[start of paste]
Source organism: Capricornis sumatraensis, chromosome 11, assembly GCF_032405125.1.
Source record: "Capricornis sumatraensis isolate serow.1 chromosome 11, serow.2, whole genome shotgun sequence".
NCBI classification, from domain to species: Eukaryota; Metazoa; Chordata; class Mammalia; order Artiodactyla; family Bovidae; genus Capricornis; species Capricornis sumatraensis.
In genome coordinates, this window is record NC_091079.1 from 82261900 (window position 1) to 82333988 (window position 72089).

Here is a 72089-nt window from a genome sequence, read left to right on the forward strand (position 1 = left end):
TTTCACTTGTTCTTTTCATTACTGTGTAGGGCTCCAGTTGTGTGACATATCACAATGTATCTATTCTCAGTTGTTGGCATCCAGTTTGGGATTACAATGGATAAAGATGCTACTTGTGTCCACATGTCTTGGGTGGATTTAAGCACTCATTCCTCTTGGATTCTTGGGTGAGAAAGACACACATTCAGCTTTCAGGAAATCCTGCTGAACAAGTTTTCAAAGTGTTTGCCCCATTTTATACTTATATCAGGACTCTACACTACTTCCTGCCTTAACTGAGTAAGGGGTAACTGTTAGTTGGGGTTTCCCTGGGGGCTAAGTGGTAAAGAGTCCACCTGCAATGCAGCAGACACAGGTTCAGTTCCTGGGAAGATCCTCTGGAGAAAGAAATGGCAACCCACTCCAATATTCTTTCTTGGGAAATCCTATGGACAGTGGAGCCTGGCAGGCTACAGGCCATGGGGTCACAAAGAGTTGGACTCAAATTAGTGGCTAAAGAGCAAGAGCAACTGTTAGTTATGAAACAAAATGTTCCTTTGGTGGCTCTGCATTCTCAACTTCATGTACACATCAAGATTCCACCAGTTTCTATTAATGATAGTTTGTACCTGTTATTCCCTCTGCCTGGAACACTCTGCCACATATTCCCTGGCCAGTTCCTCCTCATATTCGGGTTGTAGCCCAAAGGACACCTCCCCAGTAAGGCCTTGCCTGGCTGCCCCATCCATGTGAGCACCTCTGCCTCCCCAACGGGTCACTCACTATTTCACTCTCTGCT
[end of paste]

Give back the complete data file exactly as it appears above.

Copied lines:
Source organism: Capricornis sumatraensis, chromosome 11, assembly GCF_032405125.1.
Source record: "Capricornis sumatraensis isolate serow.1 chromosome 11, serow.2, whole genome shotgun sequence".
NCBI classification, from domain to species: Eukaryota; Metazoa; Chordata; class Mammalia; order Artiodactyla; family Bovidae; genus Capricornis; species Capricornis sumatraensis.
In genome coordinates, this window is record NC_091079.1 from 82261900 (window position 1) to 82333988 (window position 72089).

Here is a 72089-nt window from a genome sequence, read left to right on the forward strand (position 1 = left end):
TTTCACTTGTTCTTTTCATTACTGTGTAGGGCTCCAGTTGTGTGACATATCACAATGTATCTATTCTCAGTTGTTGGCATCCAGTTTGGGATTACAATGGATAAAGATGCTACTTGTGTCCACATGTCTTGGGTGGATTTAAGCACTCATTCCTCTTGGATTCTTGGGTGAGAAAGACACACATTCAGCTTTCAGGAAATCCTGCTGAACAAGTTTTCAAAGTGTTTGCCCCATTTTATACTTATATCAGGACTCTACACTACTTCCTGCCTTAACTGAGTAAGGGGTAACTGTTAGTTGGGGTTTCCCTGGGGGCTAAGTGGTAAAGAGTCCACCTGCAATGCAGCAGACACAGGTTCAGTTCCTGGGAAGATCCTCTGGAGAAAGAAATGGCAACCCACTCCAATATTCTTTCTTGGGAAATCCTATGGACAGTGGAGCCTGGCAGGCTACAGGCCATGGGGTCACAAAGAGTTGGACTCAAATTAGTGGCTAAAGAGCAAGAGCAACTGTTAGTTATGAAACAAAATGTTCCTTTGGTGGCTCTGCATTCTCAACTTCATGTACACATCAAGATTCCACCAGTTTCTATTAATGATAGTTTGTACCTGTTATTCCCTCTGCCTGGAACACTCTGCCACATATTCCCTGGCCAGTTCCTCCTCATATTCGGGTTGTAGCCCAAAGGACACCTCCCCAGTAAGGCCTTGCCTGGCTGCCCCATCCATGTGAGCACCTCTGCCTCCCCAACGGGTCACTCACTATTTCACTCTCTGCT